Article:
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The great mail robbery

The accusation that Royal Mail was flogged-off cheap rumbles on. There was certainly something fishy about the floatation – this was no “Tell Sid” operation with the aim of getting the wider public interested in buying the shares. The old Royal Mail was, amongst other things, a large property portfolio.

In most of the large cities there were sorting offices on central sites close to the main railway stations, to suit the distribution system which had been built up in the 1840s, with the long-distance traffic going by train, both ordinary passenger trains and the special travelling post office trains where mail bags were picked-up and dropped on the way, without the trains having to stop.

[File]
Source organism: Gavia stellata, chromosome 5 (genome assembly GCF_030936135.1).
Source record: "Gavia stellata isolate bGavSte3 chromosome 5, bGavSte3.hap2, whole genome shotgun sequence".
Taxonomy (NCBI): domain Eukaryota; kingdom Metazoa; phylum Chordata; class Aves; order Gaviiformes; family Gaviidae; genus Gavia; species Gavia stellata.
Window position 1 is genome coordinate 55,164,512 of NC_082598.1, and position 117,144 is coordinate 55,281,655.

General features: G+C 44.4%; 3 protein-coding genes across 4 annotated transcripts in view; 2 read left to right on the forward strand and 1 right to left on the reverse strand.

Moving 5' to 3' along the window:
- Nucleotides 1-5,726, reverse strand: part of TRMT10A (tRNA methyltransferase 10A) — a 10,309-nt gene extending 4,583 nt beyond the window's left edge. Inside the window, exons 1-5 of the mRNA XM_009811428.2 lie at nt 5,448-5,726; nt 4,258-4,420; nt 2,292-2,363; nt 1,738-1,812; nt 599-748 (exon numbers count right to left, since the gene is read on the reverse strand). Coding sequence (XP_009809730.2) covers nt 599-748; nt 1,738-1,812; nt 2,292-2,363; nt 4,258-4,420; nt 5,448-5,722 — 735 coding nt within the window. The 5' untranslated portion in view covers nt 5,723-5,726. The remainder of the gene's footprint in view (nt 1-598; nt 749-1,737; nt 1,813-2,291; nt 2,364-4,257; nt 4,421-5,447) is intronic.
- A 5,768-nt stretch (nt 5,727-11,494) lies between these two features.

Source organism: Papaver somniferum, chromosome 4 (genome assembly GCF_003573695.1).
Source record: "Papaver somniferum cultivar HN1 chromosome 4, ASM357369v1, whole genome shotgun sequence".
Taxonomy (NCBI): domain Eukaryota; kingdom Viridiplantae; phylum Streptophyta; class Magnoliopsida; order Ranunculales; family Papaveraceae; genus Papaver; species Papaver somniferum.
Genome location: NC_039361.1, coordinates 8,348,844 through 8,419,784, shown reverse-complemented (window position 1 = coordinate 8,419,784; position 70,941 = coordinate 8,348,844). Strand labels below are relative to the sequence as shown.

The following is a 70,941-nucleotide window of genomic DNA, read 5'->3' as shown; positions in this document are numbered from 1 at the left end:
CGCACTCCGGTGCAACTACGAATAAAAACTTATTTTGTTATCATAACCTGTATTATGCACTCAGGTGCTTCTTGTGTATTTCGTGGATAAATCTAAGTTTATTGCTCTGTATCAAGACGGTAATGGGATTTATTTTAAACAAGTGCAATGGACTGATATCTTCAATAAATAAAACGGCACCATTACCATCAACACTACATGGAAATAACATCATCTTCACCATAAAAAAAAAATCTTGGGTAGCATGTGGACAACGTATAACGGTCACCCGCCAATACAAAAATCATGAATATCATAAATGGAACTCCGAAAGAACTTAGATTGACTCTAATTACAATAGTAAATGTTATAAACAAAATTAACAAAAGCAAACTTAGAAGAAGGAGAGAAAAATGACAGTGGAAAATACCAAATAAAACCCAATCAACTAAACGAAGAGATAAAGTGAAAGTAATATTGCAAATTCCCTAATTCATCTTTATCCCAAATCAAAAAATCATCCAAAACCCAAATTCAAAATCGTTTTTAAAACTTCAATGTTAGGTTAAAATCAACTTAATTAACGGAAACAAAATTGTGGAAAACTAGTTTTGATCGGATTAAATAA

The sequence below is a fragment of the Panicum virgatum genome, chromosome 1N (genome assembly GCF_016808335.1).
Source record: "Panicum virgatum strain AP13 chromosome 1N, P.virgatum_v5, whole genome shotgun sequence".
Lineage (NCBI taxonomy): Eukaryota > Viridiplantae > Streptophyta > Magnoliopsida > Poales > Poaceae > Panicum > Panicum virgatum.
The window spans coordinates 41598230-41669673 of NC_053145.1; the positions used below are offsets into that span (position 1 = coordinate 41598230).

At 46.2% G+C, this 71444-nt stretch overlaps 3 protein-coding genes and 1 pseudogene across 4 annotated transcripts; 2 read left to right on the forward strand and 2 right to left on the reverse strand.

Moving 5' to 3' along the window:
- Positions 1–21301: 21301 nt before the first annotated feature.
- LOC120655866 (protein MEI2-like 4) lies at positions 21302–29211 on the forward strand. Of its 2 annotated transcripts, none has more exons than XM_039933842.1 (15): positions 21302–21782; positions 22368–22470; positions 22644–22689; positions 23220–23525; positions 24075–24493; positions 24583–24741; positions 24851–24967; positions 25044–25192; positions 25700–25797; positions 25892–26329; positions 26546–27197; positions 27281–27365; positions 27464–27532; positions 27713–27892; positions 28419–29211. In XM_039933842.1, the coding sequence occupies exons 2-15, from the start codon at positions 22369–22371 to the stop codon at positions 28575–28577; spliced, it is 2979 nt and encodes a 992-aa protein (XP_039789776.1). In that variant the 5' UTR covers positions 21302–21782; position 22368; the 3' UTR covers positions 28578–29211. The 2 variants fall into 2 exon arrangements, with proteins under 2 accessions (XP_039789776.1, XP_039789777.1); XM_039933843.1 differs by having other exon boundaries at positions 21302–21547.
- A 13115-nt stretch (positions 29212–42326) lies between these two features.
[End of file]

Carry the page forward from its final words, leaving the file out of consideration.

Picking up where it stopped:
The Post Office gradually shifted to distribution by road and air. From the 1990s onwards, the centrally-located sorting offices, such as the large site at Mount Pleasant in London, were shut and replaced by larger, out-of-town centres. These properties are now ripe for redevelopment and the new owners will make a packet. The nationalised post office was, to say the least, lackadaisical about making the most of these assets but the public has been fleeced in letting them go on the cheap.